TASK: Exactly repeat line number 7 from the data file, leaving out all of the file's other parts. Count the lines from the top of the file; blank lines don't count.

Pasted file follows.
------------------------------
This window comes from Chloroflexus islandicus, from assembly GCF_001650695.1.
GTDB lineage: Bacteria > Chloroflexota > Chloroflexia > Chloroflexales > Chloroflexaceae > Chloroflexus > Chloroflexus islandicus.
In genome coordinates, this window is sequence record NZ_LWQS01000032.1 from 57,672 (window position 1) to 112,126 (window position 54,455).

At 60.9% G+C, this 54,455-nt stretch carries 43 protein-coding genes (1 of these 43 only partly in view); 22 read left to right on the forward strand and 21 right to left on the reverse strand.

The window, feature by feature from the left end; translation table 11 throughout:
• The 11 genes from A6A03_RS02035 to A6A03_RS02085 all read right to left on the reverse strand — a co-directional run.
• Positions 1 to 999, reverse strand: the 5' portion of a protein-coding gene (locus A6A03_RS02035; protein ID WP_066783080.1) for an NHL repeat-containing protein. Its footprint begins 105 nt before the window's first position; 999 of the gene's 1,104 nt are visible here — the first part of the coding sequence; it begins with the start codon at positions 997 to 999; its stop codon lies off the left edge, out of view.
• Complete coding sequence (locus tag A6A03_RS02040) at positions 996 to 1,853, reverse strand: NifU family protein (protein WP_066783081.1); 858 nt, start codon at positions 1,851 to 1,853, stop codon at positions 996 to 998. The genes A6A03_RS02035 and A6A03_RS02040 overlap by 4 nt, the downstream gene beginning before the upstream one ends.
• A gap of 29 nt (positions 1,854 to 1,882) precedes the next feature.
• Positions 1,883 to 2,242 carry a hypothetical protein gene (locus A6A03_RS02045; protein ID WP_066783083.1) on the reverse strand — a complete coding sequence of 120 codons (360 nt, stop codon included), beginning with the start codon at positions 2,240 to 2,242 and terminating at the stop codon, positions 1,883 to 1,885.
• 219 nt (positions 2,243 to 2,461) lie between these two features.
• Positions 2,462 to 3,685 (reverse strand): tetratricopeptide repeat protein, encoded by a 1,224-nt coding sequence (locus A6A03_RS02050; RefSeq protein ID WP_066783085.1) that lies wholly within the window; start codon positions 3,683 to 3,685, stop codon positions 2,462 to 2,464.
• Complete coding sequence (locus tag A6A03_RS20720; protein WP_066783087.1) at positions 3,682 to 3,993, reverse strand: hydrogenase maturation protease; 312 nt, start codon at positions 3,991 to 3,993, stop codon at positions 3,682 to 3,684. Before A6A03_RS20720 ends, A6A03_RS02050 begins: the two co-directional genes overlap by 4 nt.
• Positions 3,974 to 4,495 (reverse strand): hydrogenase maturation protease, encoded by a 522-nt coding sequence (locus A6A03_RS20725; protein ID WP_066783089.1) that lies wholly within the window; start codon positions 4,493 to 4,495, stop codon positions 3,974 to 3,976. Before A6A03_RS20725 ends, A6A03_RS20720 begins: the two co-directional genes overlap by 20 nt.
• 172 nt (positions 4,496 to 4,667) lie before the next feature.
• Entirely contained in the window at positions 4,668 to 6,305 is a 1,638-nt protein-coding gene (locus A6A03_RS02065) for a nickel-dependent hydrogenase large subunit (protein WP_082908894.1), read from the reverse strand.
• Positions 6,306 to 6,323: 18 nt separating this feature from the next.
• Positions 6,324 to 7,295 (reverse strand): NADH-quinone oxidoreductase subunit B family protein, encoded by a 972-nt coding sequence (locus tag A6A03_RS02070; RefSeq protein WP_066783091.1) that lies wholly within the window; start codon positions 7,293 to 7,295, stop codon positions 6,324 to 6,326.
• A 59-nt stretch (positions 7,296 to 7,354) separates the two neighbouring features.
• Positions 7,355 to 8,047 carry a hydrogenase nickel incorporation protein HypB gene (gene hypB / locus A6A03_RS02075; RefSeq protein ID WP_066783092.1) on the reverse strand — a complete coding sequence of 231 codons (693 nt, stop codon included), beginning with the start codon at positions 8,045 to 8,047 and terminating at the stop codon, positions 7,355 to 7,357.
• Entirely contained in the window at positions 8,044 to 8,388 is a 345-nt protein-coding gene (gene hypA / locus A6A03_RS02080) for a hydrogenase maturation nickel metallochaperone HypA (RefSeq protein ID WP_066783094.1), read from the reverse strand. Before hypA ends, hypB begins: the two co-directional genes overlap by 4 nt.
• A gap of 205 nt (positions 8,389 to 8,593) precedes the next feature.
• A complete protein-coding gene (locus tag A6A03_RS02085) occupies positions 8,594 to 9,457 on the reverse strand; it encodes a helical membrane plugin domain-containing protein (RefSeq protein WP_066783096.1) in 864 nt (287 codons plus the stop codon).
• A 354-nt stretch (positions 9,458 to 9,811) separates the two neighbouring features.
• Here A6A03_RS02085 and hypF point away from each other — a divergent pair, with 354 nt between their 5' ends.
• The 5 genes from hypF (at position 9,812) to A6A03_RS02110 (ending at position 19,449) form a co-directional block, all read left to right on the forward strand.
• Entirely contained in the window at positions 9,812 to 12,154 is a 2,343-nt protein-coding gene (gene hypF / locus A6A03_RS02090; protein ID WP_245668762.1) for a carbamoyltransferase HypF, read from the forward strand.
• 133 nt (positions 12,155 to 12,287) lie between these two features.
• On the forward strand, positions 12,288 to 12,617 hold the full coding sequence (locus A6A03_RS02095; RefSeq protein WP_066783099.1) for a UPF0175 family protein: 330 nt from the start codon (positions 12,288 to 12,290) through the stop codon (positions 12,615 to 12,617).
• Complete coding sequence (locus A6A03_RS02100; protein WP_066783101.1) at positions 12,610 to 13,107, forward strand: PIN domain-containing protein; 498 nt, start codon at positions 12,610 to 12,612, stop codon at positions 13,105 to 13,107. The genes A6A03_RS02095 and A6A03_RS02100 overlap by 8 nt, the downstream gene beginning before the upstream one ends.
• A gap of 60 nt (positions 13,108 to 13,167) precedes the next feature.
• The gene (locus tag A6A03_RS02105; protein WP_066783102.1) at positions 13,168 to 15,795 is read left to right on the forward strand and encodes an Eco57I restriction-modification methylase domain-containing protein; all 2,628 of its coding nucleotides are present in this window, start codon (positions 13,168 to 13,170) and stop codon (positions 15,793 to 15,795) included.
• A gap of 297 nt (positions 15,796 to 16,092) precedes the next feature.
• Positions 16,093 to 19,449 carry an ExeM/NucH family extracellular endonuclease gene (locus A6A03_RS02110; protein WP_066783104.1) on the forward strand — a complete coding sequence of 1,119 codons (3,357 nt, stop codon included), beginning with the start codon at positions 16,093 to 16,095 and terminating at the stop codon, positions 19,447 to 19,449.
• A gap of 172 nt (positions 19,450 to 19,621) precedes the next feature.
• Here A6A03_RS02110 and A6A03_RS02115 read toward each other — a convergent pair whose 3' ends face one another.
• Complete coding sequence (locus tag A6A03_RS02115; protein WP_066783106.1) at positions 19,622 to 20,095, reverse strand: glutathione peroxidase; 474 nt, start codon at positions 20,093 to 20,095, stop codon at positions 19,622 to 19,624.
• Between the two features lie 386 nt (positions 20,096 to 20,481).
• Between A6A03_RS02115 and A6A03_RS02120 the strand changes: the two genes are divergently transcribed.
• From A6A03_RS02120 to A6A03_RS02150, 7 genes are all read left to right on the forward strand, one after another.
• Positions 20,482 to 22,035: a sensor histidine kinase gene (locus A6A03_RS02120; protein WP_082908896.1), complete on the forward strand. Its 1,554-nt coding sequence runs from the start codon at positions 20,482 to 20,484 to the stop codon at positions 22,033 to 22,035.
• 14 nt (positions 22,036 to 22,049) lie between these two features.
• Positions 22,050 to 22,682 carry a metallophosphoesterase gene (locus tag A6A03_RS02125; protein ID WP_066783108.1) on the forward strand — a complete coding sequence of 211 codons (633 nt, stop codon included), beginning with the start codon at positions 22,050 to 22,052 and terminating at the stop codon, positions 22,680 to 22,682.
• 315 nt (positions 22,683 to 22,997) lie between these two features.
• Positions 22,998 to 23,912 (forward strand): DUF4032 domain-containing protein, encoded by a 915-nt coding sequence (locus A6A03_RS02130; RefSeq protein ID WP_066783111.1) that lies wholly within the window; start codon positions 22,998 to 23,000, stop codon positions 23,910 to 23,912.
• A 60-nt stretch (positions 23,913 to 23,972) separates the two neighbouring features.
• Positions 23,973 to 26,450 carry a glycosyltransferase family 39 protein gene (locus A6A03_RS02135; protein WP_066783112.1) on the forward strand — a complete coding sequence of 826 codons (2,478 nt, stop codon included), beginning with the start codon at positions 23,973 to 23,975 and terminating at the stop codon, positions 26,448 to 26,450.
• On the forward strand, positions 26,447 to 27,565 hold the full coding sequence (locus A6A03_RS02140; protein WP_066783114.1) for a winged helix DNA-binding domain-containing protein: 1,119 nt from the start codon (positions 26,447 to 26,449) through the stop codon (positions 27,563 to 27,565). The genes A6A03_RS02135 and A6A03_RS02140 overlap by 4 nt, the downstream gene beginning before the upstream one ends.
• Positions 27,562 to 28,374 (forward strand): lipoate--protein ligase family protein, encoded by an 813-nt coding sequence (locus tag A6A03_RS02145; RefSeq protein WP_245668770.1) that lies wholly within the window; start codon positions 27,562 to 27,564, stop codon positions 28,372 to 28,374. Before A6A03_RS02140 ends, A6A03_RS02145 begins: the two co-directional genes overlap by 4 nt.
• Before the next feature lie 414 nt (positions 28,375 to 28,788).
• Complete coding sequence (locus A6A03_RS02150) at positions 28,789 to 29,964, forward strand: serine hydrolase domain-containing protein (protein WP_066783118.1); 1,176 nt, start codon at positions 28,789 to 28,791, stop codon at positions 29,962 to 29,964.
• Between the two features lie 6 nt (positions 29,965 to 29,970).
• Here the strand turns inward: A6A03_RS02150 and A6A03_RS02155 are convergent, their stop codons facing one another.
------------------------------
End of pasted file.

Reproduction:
• Positions 1 to 999, reverse strand: the 5' portion of a protein-coding gene (locus A6A03_RS02035; protein ID WP_066783080.1) for an NHL repeat-containing protein. Its footprint begins 105 nt before the window's first position; 999 of the gene's 1,104 nt are visible here — the first part of the coding sequence; it begins with the start codon at positions 997 to 999; its stop codon lies off the left edge, out of view.